Nine girls were thrown off the inflatable attraction when the accident happened at a fair in Mislata, near Valencia on Tuesday night.
Panicking parents watched as the castle was thrown into the air and collapsed on top of their children in the ground nearby.
Emergency workers joined parents, police and fair workers to free the girls from the wreckage.
The girl who died was thrown into the air and landed on her head.
She died from her injuries on Wednesday in La Fe Hospital in Valencia about 12 hours after the accident.
“One of those injured has sadly died,” Valencia health authorities said in a statement.
Another four-year-old girl was in a serious condition in hospital with multiple injuries.
A police officer at the scene was able to stem the bleeding of the girl’s injury until emergency workers arrived to give medical aid.
Seven other girls suffered less serious injuries and received hospital treatment.
A gale of up to 72kmh sent the inflatable castle flying away from its moorings just after 8pm on Tuesday, throwing the girls on to the ground nearby.
All were taken to nearby hospitals in the Valencia region.
Police have launched an investigation into the tragedy to clarify if the company which staged the fair had any responsibility.
The bouncy castle had passed an annual inspection and another check by a qualified engineer, according to a report in Las Provincias, a local newspaper.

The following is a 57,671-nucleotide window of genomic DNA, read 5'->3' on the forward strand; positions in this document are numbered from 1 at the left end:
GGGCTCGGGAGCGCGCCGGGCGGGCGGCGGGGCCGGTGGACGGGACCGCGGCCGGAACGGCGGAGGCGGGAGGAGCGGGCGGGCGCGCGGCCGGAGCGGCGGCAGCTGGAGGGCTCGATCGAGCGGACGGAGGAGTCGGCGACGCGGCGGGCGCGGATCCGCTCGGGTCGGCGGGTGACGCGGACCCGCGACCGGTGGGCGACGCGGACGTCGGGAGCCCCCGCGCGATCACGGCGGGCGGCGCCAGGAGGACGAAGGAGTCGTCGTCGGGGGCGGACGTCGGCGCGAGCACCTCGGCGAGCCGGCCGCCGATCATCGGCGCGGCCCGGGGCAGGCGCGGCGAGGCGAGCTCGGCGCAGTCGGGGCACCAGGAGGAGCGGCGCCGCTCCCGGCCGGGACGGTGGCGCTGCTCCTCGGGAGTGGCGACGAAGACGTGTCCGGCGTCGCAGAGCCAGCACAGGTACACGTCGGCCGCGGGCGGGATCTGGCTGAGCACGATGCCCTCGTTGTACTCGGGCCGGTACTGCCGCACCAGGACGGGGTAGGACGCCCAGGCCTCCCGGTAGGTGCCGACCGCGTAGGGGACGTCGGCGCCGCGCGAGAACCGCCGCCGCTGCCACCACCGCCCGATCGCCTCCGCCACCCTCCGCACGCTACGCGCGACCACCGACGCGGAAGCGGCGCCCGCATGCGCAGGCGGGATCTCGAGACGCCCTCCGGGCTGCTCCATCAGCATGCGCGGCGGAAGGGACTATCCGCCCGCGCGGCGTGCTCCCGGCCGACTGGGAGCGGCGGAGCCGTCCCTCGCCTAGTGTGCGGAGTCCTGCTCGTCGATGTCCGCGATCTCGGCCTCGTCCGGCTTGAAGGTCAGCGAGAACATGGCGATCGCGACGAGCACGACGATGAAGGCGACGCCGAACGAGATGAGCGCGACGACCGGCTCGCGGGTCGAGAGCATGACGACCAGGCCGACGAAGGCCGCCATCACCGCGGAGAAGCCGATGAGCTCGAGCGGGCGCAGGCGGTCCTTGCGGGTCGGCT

One line of investigation for the police will be to see if the bouncy castle was sufficiently anchored to the ground before the high winds last night.
Carlos Fernandez, mayor of Mislata, a town of 43,000 inhabitants on the outskirts of Valencia, said: “The police will determine what happened.”
Mislata council said in a statement: “Following the tragic incident last night, we have declared a period of official mourning until 7 January because of the death of one of the girls involved.
“We would like to transmit our sincere condolences to the family and friends of the youngster who lost her life. She was only eight years old.”
Mislata council has suspended all events organised for the traditional procession of the Three Kings on Wednesday night.
Across Spain, Melchior, Caspar and Balthazar traditionally arrive in cities and towns on the eve of Epiphany tomorrow when Spanish children receive their Christmas presents.
A similar tragedy happened in Australia last month when six children lost their lives.
Nine students fell 32 feet from an inflatable castle when it was lifted up by wind at a school fair in Devonport, in Tasmania. All were aged between 11 and 12.
Chace Harrison was the sixth child to die from his injuries after his life support machine was switched off in hospital on 19 December.
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